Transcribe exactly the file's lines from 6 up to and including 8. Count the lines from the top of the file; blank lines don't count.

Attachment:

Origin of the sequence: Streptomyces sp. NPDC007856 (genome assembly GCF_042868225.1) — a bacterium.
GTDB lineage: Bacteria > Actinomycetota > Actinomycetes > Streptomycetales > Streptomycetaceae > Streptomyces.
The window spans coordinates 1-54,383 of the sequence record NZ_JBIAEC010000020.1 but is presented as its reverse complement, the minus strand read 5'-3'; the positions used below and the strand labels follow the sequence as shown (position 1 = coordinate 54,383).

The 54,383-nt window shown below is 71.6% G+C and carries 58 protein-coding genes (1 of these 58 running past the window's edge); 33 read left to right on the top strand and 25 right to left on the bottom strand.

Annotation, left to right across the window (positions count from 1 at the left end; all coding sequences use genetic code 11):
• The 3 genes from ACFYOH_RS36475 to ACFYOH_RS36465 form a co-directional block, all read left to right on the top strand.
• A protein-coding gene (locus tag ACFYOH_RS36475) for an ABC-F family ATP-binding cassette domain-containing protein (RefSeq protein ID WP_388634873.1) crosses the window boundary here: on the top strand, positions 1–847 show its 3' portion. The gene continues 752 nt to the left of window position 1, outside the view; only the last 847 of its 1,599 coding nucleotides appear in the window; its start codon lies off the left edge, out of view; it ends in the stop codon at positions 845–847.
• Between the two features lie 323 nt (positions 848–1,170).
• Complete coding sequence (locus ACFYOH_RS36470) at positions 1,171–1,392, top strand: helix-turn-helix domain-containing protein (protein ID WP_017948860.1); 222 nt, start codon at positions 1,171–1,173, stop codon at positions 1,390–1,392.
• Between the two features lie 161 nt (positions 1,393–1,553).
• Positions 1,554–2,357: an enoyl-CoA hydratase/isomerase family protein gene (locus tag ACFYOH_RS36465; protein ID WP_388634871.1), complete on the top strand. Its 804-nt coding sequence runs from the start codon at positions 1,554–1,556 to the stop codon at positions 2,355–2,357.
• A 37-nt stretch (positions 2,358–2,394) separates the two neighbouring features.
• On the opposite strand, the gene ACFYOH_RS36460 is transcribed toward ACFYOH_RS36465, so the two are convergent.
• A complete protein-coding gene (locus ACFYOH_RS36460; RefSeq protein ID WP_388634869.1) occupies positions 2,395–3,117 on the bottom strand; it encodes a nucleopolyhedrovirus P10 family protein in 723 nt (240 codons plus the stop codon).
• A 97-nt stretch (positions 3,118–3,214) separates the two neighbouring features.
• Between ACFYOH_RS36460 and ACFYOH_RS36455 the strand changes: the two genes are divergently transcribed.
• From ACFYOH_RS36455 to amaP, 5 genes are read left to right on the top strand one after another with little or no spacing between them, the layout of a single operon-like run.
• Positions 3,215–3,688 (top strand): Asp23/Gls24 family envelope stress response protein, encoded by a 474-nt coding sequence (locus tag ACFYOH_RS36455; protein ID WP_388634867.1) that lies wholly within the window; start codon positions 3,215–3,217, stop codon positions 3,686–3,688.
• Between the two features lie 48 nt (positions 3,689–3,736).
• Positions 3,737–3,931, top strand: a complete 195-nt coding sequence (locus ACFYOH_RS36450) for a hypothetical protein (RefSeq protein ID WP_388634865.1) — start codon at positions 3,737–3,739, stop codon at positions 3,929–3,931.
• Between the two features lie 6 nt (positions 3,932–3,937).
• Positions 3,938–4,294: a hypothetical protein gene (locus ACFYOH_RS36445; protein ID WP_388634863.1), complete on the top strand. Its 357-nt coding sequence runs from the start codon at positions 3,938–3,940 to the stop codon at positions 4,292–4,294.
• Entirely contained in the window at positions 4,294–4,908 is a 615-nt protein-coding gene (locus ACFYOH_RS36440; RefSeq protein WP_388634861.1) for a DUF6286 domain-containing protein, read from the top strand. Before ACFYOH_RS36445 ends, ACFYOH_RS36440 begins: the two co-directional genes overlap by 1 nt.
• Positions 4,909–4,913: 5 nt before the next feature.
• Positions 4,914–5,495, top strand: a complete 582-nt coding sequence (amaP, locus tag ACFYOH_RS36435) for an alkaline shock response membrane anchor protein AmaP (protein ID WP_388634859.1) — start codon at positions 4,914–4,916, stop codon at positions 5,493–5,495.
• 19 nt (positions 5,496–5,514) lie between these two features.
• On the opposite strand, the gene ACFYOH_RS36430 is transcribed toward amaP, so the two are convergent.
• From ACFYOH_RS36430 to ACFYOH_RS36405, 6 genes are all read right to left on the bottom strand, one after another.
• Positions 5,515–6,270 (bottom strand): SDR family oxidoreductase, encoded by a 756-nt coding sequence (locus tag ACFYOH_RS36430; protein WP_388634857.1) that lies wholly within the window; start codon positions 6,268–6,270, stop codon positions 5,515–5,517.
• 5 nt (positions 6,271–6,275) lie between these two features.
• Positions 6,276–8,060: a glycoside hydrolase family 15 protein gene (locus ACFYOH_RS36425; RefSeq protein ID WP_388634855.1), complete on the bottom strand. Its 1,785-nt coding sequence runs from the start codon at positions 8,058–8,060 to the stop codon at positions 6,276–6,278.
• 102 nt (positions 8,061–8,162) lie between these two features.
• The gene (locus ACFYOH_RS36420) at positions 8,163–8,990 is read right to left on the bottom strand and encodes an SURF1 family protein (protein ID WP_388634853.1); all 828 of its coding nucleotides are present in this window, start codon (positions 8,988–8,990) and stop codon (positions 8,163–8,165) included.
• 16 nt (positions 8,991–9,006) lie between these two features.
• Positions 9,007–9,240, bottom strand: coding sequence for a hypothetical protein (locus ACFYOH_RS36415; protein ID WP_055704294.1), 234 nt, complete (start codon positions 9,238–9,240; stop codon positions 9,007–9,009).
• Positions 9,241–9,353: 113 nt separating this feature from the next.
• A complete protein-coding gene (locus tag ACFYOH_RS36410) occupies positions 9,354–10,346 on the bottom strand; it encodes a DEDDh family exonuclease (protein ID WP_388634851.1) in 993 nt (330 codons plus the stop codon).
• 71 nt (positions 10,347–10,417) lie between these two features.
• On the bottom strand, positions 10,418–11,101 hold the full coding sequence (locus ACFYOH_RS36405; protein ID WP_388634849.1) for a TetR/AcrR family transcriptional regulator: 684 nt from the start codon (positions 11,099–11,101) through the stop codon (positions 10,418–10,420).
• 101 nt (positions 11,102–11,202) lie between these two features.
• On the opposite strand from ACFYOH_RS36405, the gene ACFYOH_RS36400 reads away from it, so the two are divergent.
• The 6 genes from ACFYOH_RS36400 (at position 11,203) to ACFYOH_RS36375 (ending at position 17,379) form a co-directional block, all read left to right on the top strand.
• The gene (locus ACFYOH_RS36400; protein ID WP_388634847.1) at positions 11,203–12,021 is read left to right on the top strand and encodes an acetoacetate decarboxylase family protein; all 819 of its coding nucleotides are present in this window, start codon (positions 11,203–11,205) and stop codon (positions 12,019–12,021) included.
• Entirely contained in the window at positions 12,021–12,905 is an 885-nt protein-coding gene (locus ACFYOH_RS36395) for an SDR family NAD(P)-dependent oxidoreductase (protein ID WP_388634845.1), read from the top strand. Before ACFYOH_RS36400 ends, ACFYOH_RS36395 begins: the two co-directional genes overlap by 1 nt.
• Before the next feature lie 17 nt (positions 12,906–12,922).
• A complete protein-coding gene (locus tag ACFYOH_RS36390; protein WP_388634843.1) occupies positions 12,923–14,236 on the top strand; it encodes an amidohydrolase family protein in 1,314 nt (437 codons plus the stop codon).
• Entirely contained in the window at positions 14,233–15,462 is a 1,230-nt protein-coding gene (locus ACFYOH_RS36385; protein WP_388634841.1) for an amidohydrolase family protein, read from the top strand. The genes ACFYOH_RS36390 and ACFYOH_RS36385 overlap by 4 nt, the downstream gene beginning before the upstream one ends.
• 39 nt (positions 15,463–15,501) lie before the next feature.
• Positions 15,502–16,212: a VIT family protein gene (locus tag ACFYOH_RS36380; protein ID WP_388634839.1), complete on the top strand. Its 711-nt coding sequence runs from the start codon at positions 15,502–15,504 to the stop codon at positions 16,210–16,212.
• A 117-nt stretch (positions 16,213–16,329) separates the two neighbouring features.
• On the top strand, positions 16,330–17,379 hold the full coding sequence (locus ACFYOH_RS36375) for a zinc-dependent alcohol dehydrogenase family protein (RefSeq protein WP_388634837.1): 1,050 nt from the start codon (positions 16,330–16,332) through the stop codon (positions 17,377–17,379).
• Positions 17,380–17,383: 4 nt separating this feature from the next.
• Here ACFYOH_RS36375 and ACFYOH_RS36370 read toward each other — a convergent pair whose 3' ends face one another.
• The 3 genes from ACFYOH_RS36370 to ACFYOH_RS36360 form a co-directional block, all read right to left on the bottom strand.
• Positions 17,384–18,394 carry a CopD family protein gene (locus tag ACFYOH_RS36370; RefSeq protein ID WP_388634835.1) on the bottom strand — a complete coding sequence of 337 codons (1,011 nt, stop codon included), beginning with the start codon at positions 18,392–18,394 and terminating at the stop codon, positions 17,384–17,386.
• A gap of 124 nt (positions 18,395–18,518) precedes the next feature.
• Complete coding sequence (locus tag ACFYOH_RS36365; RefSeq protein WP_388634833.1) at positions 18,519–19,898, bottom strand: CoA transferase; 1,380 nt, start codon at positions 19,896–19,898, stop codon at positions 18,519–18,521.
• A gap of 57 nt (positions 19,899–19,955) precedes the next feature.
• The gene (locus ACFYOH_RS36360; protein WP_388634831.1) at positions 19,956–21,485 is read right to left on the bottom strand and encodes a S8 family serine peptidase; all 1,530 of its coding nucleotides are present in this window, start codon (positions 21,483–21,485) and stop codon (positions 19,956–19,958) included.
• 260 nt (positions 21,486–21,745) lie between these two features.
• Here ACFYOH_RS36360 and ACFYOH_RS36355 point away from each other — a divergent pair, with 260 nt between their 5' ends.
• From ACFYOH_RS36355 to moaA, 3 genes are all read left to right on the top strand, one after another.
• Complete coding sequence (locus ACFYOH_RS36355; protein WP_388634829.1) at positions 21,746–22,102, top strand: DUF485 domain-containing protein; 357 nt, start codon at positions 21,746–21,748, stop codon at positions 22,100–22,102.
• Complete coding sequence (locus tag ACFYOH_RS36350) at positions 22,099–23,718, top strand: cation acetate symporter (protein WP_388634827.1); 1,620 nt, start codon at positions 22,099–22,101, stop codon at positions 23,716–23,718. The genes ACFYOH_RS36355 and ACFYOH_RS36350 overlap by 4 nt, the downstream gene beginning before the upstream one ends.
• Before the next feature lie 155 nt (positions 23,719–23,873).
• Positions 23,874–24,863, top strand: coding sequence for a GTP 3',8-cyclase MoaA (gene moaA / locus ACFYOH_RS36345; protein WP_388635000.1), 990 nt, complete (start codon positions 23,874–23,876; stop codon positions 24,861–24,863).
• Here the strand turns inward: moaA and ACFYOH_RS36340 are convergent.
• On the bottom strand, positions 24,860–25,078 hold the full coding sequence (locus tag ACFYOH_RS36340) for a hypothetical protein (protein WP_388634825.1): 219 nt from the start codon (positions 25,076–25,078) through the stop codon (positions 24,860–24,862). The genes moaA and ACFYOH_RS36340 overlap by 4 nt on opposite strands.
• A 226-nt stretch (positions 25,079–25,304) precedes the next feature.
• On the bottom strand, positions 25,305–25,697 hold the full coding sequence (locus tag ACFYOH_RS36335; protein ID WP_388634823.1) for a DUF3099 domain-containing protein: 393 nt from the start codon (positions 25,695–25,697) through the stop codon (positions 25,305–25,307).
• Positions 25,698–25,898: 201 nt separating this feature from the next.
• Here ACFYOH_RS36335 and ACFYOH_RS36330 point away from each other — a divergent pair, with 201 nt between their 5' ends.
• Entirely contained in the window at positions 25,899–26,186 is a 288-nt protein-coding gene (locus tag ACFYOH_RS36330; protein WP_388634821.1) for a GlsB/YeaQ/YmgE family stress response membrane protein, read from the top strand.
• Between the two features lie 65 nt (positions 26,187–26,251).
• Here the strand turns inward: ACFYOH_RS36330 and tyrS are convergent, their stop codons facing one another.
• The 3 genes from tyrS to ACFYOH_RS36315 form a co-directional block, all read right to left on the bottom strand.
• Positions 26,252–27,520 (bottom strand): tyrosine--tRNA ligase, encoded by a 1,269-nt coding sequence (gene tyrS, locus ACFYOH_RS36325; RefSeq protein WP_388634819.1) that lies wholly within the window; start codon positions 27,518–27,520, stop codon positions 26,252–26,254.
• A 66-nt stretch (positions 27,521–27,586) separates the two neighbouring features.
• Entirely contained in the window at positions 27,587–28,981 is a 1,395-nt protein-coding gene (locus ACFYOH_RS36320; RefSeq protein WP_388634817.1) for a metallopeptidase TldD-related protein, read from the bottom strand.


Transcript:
• The 3 genes from ACFYOH_RS36475 to ACFYOH_RS36465 form a co-directional block, all read left to right on the top strand.
• A protein-coding gene (locus tag ACFYOH_RS36475) for an ABC-F family ATP-binding cassette domain-containing protein (RefSeq protein ID WP_388634873.1) crosses the window boundary here: on the top strand, positions 1–847 show its 3' portion. The gene continues 752 nt to the left of window position 1, outside the view; only the last 847 of its 1,599 coding nucleotides appear in the window; its start codon lies off the left edge, out of view; it ends in the stop codon at positions 845–847.
• Between the two features lie 323 nt (positions 848–1,170).